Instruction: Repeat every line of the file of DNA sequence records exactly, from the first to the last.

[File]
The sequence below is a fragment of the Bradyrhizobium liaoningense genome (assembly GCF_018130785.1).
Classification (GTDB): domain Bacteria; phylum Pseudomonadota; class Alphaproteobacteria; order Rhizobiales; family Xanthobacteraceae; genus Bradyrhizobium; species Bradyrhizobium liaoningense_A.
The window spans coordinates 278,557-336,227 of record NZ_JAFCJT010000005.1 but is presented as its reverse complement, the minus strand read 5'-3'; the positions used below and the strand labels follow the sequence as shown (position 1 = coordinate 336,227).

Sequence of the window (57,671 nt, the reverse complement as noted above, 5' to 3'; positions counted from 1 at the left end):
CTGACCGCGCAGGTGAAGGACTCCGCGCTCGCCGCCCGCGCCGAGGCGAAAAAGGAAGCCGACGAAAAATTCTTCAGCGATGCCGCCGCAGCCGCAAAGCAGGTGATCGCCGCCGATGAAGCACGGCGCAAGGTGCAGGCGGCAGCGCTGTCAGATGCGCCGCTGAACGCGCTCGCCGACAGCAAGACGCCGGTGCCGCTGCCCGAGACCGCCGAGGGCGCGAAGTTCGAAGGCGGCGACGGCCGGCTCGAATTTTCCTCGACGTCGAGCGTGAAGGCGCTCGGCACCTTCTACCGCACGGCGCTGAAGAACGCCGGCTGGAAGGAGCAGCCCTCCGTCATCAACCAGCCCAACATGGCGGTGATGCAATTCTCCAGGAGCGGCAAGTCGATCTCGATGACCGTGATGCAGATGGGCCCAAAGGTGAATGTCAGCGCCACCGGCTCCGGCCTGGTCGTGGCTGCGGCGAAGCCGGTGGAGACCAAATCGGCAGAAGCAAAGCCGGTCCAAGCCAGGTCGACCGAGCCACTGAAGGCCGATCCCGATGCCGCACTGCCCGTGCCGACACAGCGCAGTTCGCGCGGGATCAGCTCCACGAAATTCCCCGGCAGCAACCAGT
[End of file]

The sequence below is a fragment of the Bradyrhizobium liaoningense genome (assembly GCF_018130785.1).
Classification (GTDB): domain Bacteria; phylum Pseudomonadota; class Alphaproteobacteria; order Rhizobiales; family Xanthobacteraceae; genus Bradyrhizobium; species Bradyrhizobium liaoningense_A.
The window spans coordinates 278,557-336,227 of record NZ_JAFCJT010000005.1 but is presented as its reverse complement, the minus strand read 5'-3'; the positions used below and the strand labels follow the sequence as shown (position 1 = coordinate 336,227).

Sequence of the window (57,671 nt, the reverse complement as noted above, 5' to 3'; positions counted from 1 at the left end):
CTGACCGCGCAGGTGAAGGACTCCGCGCTCGCCGCCCGCGCCGAGGCGAAAAAGGAAGCCGACGAAAAATTCTTCAGCGATGCCGCCGCAGCCGCAAAGCAGGTGATCGCCGCCGATGAAGCACGGCGCAAGGTGCAGGCGGCAGCGCTGTCAGATGCGCCGCTGAACGCGCTCGCCGACAGCAAGACGCCGGTGCCGCTGCCCGAGACCGCCGAGGGCGCGAAGTTCGAAGGCGGCGACGGCCGGCTCGAATTTTCCTCGACGTCGAGCGTGAAGGCGCTCGGCACCTTCTACCGCACGGCGCTGAAGAACGCCGGCTGGAAGGAGCAGCCCTCCGTCATCAACCAGCCCAACATGGCGGTGATGCAATTCTCCAGGAGCGGCAAGTCGATCTCGATGACCGTGATGCAGATGGGCCCAAAGGTGAATGTCAGCGCCACCGGCTCCGGCCTGGTCGTGGCTGCGGCGAAGCCGGTGGAGACCAAATCGGCAGAAGCAAAGCCGGTCCAAGCCAGGTCGACCGAGCCACTGAAGGCCGATCCCGATGCCGCACTGCCCGTGCCGACACAGCGCAGTTCGCGCGGGATCAGCTCCACGAAATTCCCCGGCAGCAACCAGT